2. Rapidly developing events lead to coverage that is often fragmentary. Volcanoes, their eruptions, and their plumes and associated atmospheric effects are complex phenomena that may require months to years of data analysis in order to create a comprehensive summary and interpretation of events.

3. Preliminary accounts sometimes contain exaggerations and "false alarms," and accordingly, this report may include some events ultimately found to be erroneous or misleading.

4. Many news agencies do not archive the articles they post on the Internet, and therefore the links to some sources may not be active. To obtain information about the cited articles that are no longer available on the Internet contact the source.

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Information presented on this website is considered public information and may be distributed or copied. Use of appropriate byline/photo/image credit is requested. We strongly recommend that USGS data be acquired directly from a USGS server and not through other sources that may change the data in some way. While USGS makes every effort to provide accurate and complete information, various data such as names, telephone numbers, etc. may change prior to updating. USGS welcomes suggestions on how to improve our home page and correct errors. USGS provides no warranty, expressed or implied, as to the accuracy, reliability or completeness of furnished data.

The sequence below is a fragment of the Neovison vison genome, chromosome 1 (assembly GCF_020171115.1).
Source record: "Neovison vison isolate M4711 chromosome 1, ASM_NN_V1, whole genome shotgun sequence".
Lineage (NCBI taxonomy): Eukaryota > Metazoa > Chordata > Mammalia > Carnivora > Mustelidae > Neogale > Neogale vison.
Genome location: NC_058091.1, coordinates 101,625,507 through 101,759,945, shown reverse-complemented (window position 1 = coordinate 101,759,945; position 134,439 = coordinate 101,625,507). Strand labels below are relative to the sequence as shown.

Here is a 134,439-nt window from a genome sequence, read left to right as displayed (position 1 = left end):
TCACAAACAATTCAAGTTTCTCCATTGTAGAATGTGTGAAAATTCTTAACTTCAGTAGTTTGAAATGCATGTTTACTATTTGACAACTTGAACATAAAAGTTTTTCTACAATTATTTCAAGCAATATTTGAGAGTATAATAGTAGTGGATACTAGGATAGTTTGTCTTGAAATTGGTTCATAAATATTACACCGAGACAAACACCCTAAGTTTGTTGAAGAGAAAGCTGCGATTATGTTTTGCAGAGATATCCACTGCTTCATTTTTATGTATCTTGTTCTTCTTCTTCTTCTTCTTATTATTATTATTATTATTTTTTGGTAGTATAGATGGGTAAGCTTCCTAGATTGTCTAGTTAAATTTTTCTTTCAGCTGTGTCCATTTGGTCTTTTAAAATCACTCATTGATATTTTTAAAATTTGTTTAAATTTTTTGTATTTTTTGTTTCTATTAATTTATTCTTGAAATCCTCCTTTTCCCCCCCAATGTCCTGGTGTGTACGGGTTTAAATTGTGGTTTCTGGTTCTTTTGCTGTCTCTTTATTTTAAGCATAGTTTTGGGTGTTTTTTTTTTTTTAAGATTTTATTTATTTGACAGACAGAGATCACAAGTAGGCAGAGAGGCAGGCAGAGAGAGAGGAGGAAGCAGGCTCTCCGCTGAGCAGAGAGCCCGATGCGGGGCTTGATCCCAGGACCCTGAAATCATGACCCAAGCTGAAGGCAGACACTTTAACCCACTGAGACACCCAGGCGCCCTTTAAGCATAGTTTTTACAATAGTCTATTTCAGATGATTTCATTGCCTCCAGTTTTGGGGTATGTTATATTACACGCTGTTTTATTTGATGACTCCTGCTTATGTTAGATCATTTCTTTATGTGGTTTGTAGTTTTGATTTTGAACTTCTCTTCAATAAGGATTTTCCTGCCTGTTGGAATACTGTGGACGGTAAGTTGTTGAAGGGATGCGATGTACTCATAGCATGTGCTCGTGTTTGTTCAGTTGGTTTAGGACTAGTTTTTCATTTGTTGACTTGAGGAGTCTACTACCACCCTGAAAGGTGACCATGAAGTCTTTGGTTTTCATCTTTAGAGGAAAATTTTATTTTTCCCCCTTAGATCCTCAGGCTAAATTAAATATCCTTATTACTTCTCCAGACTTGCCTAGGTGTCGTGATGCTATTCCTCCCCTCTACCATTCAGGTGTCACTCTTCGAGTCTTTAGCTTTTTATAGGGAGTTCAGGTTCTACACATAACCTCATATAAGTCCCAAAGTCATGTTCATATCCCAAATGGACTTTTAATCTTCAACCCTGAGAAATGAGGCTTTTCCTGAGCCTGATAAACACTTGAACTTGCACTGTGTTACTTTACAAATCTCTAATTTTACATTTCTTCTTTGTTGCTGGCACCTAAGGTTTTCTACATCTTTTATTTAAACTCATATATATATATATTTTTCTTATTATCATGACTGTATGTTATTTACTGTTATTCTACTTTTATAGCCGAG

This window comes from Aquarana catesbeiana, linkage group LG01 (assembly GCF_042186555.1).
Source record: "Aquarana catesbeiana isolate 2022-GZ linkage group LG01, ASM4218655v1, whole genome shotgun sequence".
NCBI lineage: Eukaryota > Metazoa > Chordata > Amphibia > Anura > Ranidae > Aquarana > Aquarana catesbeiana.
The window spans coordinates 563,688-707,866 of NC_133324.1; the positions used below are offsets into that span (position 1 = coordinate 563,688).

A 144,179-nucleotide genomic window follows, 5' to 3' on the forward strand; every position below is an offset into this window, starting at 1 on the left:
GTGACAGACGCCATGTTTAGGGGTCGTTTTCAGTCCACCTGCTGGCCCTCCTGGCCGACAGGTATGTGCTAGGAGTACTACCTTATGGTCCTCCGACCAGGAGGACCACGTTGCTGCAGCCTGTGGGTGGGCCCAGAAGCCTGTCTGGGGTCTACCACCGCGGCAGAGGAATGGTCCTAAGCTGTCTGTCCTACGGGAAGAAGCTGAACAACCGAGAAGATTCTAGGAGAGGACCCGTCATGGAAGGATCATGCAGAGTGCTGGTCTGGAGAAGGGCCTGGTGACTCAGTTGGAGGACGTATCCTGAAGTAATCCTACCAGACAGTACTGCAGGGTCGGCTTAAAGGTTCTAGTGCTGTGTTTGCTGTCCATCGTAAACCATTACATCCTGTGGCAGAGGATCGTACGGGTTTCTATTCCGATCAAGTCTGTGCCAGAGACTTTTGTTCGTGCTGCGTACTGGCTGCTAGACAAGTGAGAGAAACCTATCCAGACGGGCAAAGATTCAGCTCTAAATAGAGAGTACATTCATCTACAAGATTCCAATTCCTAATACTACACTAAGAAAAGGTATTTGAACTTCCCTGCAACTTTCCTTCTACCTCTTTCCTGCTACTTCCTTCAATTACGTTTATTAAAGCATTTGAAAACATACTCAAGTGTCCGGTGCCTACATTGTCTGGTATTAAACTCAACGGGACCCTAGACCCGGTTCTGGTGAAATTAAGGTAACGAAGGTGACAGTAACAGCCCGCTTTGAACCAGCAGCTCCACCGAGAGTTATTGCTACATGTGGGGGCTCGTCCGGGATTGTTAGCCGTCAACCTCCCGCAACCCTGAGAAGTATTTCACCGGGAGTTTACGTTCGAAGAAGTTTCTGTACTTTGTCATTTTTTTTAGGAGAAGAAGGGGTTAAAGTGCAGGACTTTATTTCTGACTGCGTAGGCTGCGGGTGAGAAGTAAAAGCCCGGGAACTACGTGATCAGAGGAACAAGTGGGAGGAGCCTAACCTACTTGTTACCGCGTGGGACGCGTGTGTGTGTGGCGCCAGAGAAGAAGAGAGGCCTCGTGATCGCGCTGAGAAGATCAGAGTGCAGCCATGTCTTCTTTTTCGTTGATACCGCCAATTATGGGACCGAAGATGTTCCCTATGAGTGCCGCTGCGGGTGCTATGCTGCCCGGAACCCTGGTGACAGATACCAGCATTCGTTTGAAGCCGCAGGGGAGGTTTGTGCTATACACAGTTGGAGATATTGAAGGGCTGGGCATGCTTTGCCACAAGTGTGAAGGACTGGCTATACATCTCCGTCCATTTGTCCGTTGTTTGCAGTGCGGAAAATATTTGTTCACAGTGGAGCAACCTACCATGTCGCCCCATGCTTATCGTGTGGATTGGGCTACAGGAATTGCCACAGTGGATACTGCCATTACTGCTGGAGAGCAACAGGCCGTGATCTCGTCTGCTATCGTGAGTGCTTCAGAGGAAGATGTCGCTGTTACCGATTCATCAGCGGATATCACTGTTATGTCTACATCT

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RSS and CAP Feeds

An RSS (Really Simple Syndication) feed for the Weekly Volcanic Activity Report first made available on 5 March 2008 can be utilized with the aid of various free downloadable readers. The report content of the news feed is identical to the Weekly Volcanic Activity Report minus some features including the header information (latitude and longitude and summit elevation), the Geologic Summary, and a link to the volcano's page from the Global Volcanism Program. Each volcano report includes a link from the volcano's name back to the more complete information in the Weekly Volcanic Activity Report on the Smithsonian website. On 12 March 2009, GeoRSS tags were added so that the latitude and longitude for each volcano could be included with the feed.